The American Civil Liberties Union (ACLU) of Texas is challenging an impending state law restricting drag performances, arguing in a new lawsuit filed this week in federal court that the measure unconstitutionally violates the First and 14th Amendments of the U.S. Constitution.
Texas Gov. Greg Abbott (R) in June signed legislation restricting certain drag performances that take place in public or where they could be viewed by a minor. Similar laws have been enacted this year in Arkansas, Florida, North Dakota, Montana and Tennessee.
The Montana and Florida measures, however, are currently unenforceable due to federal court orders, and Tennessee’s drag ban was ruled unconstitutional in June. The state has appealed that decision.
The Texas law, which is set to take effect Sept. 1, prohibits businesses from hosting “sexually oriented performances” in which someone is nude or appeals to the “prurient interest in sex” in the presence of minors. The law also applies to performances that take place where they “could reasonably be expected to be viewed by a child.”
Businesses that break the law could face hefty fines — up to $10,000 per violation. Performers face much harsher penalties, and those caught violating the state’s new restrictions could be charged with a Class A misdemeanor, punishable by up to one year in jail and a $4,000 fine.
The Texas law does not specifically mention drag performances, but state politicians have repeatedly said the measure is intended to restrict drag show. An earlier version of the bill made direct reference to drag performances.
In a statement celebrating the state legislature’s passage of the bill in May, Texas Lt. Gov. Dan Patrick (R) said it is necessary to “push back against the radical left’s disgusting drag performances.”
“Children, who cannot make decisions on their own, must be protected from this scourge facing our state,” he said.
LGBTQ civil rights groups have argued that the law and others like it could also be used to target transgender people.
According to the ACLU’s lawsuit, filed Wednesday in the Southern District of Texas, the state “has threatened the livelihood and free expression of many Texans, including drag performers in our state.”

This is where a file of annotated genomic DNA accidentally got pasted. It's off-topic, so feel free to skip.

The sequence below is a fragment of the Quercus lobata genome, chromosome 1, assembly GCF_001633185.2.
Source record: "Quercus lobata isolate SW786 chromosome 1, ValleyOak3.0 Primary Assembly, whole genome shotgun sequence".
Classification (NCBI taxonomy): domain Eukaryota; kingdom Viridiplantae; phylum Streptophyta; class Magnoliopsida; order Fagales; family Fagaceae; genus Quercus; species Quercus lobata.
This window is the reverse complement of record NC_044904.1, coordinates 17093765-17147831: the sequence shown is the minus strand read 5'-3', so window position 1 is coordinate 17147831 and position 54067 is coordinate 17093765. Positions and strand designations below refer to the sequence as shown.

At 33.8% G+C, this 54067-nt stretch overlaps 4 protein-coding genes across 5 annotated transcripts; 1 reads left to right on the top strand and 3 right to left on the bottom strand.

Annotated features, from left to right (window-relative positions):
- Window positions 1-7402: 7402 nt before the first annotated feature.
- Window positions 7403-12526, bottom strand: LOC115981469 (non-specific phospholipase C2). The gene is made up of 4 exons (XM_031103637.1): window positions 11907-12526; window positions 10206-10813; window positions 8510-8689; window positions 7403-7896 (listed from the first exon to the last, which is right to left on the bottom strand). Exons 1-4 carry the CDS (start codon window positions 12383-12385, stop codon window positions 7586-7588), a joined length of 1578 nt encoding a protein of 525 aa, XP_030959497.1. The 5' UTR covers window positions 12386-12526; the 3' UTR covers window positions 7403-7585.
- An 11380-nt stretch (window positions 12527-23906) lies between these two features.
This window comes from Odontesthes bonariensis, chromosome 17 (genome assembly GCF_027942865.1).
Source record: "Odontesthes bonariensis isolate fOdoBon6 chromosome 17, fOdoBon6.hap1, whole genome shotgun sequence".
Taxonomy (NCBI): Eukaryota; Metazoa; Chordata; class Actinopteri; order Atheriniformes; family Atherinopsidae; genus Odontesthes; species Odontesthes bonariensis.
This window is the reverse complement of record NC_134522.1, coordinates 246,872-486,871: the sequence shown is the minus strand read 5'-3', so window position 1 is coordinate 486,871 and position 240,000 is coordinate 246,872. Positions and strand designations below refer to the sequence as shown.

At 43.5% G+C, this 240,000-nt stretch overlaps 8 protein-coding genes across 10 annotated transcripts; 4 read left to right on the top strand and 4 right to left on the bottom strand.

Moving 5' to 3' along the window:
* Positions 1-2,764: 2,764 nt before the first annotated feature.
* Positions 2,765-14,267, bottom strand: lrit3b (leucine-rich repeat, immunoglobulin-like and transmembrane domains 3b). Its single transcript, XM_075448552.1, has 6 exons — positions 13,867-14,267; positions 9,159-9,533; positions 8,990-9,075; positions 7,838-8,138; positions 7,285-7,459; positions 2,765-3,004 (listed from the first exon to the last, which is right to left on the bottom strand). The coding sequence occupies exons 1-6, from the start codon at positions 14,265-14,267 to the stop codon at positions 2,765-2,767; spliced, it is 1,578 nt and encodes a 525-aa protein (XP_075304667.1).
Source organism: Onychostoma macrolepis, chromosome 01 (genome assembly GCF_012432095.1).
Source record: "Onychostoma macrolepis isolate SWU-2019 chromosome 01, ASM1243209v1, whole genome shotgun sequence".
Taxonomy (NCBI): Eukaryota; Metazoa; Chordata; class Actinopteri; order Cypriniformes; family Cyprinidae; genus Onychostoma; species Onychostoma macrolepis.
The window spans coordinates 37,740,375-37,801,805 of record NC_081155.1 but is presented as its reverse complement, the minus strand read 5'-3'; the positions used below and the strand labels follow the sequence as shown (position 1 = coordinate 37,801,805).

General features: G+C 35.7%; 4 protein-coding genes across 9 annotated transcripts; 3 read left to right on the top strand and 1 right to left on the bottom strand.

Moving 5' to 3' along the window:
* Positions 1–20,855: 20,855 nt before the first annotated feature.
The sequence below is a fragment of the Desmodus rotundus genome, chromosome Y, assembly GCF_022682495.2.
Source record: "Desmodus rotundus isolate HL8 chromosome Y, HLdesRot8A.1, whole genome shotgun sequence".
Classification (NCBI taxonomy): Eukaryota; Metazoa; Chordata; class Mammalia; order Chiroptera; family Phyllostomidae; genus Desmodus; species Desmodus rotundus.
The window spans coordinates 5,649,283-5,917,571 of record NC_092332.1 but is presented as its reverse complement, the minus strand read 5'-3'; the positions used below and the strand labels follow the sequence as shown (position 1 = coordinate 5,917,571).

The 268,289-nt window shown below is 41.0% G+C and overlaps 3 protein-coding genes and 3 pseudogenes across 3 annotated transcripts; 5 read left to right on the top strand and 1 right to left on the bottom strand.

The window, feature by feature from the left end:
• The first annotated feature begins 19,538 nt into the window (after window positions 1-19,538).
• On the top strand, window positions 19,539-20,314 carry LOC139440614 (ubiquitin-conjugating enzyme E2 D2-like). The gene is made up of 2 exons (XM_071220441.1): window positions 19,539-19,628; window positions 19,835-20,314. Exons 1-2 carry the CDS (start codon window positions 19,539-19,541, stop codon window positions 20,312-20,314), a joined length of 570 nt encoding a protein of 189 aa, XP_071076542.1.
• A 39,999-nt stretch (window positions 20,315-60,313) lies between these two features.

The plaintiffs — two LGBTQ nonprofit organizations, two businesses and a drag queen — say they have already suffered “concrete harms” due to the impending law, including loss of business and threats to their personal safety.
They are asking the court to temporarily block the measure from taking effect next month, arguing that it “unconstitutionally singles out drag performances as a disfavored form of expression.”
Defendants include interim state Attorney General Angela Colmenero and several state district attorneys who would be responsible for enforcing the law’s restrictions.
Wednesday’s lawsuit also argues that the state’s targeting of drag is “based on historic levels of animus this legislative session towards LGBTQIA+ Texans,” referring to the more than 140 bills introduced this year that seek to curtail LGBTQ rights.
The measure is also overly broad, the lawsuit argues, and “in its zeal to target drag, the Legislature passed a bill so yawning in scope that it criminalizes and restricts an enormous swath of constitutionally protected activity, including theater, ballet, comedy and even cheerleading.”
“Texas queens and kings from across our great state have been targets of threats and misinformation as a result of the anti-drag law,” said Brigitte Bandit, a drag performer and one of the plaintiffs in the case. “We must reject their attempts to divide us and continue to come together in our truth and power to support each other as Texans should.”
Brian Klosterboer, a staff attorney at the ACLU of Texas, in a statement said the new law “flies in the face of the First Amendment.”
“The Texas Drag Ban is stunningly broad in scope and will chill entire genres of free expression in our state,” he said. “No performer should ever be thrown in jail because the government disfavors their speech, and we are asking the Court to block this affront to every Texan’s constitutional rights.”